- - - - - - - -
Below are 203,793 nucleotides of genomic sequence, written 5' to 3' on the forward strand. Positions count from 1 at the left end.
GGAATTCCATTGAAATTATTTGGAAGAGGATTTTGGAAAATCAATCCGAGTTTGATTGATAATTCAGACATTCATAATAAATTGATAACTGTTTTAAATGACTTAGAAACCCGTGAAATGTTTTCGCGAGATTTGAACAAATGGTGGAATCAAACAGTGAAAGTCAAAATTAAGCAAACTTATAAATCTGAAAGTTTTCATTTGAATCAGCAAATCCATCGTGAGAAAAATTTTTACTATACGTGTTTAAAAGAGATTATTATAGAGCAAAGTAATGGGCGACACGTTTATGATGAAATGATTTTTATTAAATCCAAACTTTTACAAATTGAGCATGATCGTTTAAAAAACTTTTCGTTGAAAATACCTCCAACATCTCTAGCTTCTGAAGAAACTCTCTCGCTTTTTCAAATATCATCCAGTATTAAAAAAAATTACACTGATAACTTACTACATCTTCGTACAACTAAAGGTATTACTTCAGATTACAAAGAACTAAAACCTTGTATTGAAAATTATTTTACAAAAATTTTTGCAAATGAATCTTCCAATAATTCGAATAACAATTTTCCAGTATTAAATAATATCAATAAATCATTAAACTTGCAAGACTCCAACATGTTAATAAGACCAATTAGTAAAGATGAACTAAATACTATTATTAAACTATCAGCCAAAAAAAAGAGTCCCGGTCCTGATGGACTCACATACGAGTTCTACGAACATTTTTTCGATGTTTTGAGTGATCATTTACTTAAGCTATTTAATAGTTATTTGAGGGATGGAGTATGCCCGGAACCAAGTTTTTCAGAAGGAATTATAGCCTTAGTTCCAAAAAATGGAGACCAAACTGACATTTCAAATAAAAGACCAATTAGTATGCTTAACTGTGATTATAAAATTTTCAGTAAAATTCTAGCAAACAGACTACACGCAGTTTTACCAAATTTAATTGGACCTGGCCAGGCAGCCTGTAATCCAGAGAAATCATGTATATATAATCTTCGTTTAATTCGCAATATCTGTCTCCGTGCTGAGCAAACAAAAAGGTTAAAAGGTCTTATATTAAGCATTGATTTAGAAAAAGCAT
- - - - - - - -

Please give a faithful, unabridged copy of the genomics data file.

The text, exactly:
Below are 203,793 nucleotides of genomic sequence, written 5' to 3' on the forward strand. Positions count from 1 at the left end.
GGAATTCCATTGAAATTATTTGGAAGAGGATTTTGGAAAATCAATCCGAGTTTGATTGATAATTCAGACATTCATAATAAATTGATAACTGTTTTAAATGACTTAGAAACCCGTGAAATGTTTTCGCGAGATTTGAACAAATGGTGGAATCAAACAGTGAAAGTCAAAATTAAGCAAACTTATAAATCTGAAAGTTTTCATTTGAATCAGCAAATCCATCGTGAGAAAAATTTTTACTATACGTGTTTAAAAGAGATTATTATAGAGCAAAGTAATGGGCGACACGTTTATGATGAAATGATTTTTATTAAATCCAAACTTTTACAAATTGAGCATGATCGTTTAAAAAACTTTTCGTTGAAAATACCTCCAACATCTCTAGCTTCTGAAGAAACTCTCTCGCTTTTTCAAATATCATCCAGTATTAAAAAAAATTACACTGATAACTTACTACATCTTCGTACAACTAAAGGTATTACTTCAGATTACAAAGAACTAAAACCTTGTATTGAAAATTATTTTACAAAAATTTTTGCAAATGAATCTTCCAATAATTCGAATAACAATTTTCCAGTATTAAATAATATCAATAAATCATTAAACTTGCAAGACTCCAACATGTTAATAAGACCAATTAGTAAAGATGAACTAAATACTATTATTAAACTATCAGCCAAAAAAAAGAGTCCCGGTCCTGATGGACTCACATACGAGTTCTACGAACATTTTTTCGATGTTTTGAGTGATCATTTACTTAAGCTATTTAATAGTTATTTGAGGGATGGAGTATGCCCGGAACCAAGTTTTTCAGAAGGAATTATAGCCTTAGTTCCAAAAAATGGAGACCAAACTGACATTTCAAATAAAAGACCAATTAGTATGCTTAACTGTGATTATAAAATTTTCAGTAAAATTCTAGCAAACAGACTACACGCAGTTTTACCAAATTTAATTGGACCTGGCCAGGCAGCCTGTAATCCAGAGAAATCATGTATATATAATCTTCGTTTAATTCGCAATATCTGTCTCCGTGCTGAGCAAACAAAAAGGTTAAAAGGTCTTATATTAAGCATTGATTTAGAAAAAGCAT